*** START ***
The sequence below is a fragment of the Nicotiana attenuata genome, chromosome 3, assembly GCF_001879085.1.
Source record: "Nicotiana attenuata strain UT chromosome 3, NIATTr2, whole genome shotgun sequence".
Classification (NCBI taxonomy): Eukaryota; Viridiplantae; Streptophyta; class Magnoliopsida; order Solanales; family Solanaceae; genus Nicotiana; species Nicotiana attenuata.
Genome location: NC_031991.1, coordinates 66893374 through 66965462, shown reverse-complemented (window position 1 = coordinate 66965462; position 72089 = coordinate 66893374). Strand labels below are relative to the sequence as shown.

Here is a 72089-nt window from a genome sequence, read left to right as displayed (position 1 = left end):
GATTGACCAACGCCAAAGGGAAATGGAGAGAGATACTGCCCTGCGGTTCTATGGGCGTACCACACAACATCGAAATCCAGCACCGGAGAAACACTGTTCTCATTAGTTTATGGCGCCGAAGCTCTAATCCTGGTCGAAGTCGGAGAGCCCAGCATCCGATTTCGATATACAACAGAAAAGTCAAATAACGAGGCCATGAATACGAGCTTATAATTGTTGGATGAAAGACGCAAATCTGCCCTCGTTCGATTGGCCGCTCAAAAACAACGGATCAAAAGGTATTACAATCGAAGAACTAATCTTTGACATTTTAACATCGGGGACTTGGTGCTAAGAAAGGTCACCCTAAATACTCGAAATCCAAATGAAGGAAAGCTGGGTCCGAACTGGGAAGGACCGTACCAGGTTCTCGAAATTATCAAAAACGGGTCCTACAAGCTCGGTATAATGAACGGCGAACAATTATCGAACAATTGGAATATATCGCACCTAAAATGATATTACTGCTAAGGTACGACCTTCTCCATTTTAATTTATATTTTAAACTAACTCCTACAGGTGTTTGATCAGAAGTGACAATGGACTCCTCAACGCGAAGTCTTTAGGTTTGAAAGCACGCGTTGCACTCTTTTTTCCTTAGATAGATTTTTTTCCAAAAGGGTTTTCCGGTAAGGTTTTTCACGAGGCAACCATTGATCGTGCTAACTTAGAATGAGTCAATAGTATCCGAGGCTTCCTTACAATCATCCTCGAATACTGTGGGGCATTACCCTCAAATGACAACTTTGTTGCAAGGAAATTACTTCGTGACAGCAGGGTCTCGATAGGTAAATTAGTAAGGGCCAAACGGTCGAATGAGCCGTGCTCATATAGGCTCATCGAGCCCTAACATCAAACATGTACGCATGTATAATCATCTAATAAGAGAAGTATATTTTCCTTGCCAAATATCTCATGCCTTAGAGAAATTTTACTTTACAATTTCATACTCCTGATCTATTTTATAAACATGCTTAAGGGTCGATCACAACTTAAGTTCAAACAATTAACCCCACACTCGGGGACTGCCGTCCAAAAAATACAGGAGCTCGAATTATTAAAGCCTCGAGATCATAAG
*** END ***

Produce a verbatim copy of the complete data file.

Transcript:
The sequence below is a fragment of the Nicotiana attenuata genome, chromosome 3, assembly GCF_001879085.1.
Source record: "Nicotiana attenuata strain UT chromosome 3, NIATTr2, whole genome shotgun sequence".
Classification (NCBI taxonomy): Eukaryota; Viridiplantae; Streptophyta; class Magnoliopsida; order Solanales; family Solanaceae; genus Nicotiana; species Nicotiana attenuata.
Genome location: NC_031991.1, coordinates 66893374 through 66965462, shown reverse-complemented (window position 1 = coordinate 66965462; position 72089 = coordinate 66893374). Strand labels below are relative to the sequence as shown.

Here is a 72089-nt window from a genome sequence, read left to right as displayed (position 1 = left end):
GATTGACCAACGCCAAAGGGAAATGGAGAGAGATACTGCCCTGCGGTTCTATGGGCGTACCACACAACATCGAAATCCAGCACCGGAGAAACACTGTTCTCATTAGTTTATGGCGCCGAAGCTCTAATCCTGGTCGAAGTCGGAGAGCCCAGCATCCGATTTCGATATACAACAGAAAAGTCAAATAACGAGGCCATGAATACGAGCTTATAATTGTTGGATGAAAGACGCAAATCTGCCCTCGTTCGATTGGCCGCTCAAAAACAACGGATCAAAAGGTATTACAATCGAAGAACTAATCTTTGACATTTTAACATCGGGGACTTGGTGCTAAGAAAGGTCACCCTAAATACTCGAAATCCAAATGAAGGAAAGCTGGGTCCGAACTGGGAAGGACCGTACCAGGTTCTCGAAATTATCAAAAACGGGTCCTACAAGCTCGGTATAATGAACGGCGAACAATTATCGAACAATTGGAATATATCGCACCTAAAATGATATTACTGCTAAGGTACGACCTTCTCCATTTTAATTTATATTTTAAACTAACTCCTACAGGTGTTTGATCAGAAGTGACAATGGACTCCTCAACGCGAAGTCTTTAGGTTTGAAAGCACGCGTTGCACTCTTTTTTCCTTAGATAGATTTTTTTCCAAAAGGGTTTTCCGGTAAGGTTTTTCACGAGGCAACCATTGATCGTGCTAACTTAGAATGAGTCAATAGTATCCGAGGCTTCCTTACAATCATCCTCGAATACTGTGGGGCATTACCCTCAAATGACAACTTTGTTGCAAGGAAATTACTTCGTGACAGCAGGGTCTCGATAGGTAAATTAGTAAGGGCCAAACGGTCGAATGAGCCGTGCTCATATAGGCTCATCGAGCCCTAACATCAAACATGTACGCATGTATAATCATCTAATAAGAGAAGTATATTTTCCTTGCCAAATATCTCATGCCTTAGAGAAATTTTACTTTACAATTTCATACTCCTGATCTATTTTATAAACATGCTTAAGGGTCGATCACAACTTAAGTTCAAACAATTAACCCCACACTCGGGGACTGCCGTCCAAAAAATACAGGAGCTCGAATTATTAAAGCCTCGAGATCATAAG